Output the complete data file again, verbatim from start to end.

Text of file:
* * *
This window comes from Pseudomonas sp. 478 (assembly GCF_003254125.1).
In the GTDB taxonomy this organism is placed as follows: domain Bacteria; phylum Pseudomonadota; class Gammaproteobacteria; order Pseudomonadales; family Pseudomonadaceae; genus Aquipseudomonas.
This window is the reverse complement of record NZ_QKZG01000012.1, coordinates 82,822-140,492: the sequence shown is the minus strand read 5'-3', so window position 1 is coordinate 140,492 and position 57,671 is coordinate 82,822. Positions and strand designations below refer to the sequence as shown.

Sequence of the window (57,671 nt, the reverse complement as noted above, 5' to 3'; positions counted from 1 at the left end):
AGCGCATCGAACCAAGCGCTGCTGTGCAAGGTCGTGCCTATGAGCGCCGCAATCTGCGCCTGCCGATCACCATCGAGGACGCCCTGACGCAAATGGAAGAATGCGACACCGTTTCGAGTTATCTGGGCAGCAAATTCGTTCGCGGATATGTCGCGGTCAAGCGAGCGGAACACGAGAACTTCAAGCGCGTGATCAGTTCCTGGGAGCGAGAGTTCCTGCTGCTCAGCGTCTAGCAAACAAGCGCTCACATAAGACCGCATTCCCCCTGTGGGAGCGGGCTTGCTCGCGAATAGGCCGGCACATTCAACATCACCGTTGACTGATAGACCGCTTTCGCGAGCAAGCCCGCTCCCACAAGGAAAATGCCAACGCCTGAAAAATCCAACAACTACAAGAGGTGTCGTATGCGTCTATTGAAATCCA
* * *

This window comes from Pseudomonas sp. 478 (assembly GCF_003254125.1).
In the GTDB taxonomy this organism is placed as follows: domain Bacteria; phylum Pseudomonadota; class Gammaproteobacteria; order Pseudomonadales; family Pseudomonadaceae; genus Aquipseudomonas.
This window is the reverse complement of record NZ_QKZG01000012.1, coordinates 82,822-140,492: the sequence shown is the minus strand read 5'-3', so window position 1 is coordinate 140,492 and position 57,671 is coordinate 82,822. Positions and strand designations below refer to the sequence as shown.

Sequence of the window (57,671 nt, the reverse complement as noted above, 5' to 3'; positions counted from 1 at the left end):
AGCGCATCGAACCAAGCGCTGCTGTGCAAGGTCGTGCCTATGAGCGCCGCAATCTGCGCCTGCCGATCACCATCGAGGACGCCCTGACGCAAATGGAAGAATGCGACACCGTTTCGAGTTATCTGGGCAGCAAATTCGTTCGCGGATATGTCGCGGTCAAGCGAGCGGAACACGAGAACTTCAAGCGCGTGATCAGTTCCTGGGAGCGAGAGTTCCTGCTGCTCAGCGTCTAGCAAACAAGCGCTCACATAAGACCGCATTCCCCCTGTGGGAGCGGGCTTGCTCGCGAATAGGCCGGCACATTCAACATCACCGTTGACTGATAGACCGCTTTCGCGAGCAAGCCCGCTCCCACAAGGAAAATGCCAACGCCTGAAAAATCCAACAACTACAAGAGGTGTCGTATGCGTCTATTGAAATCCA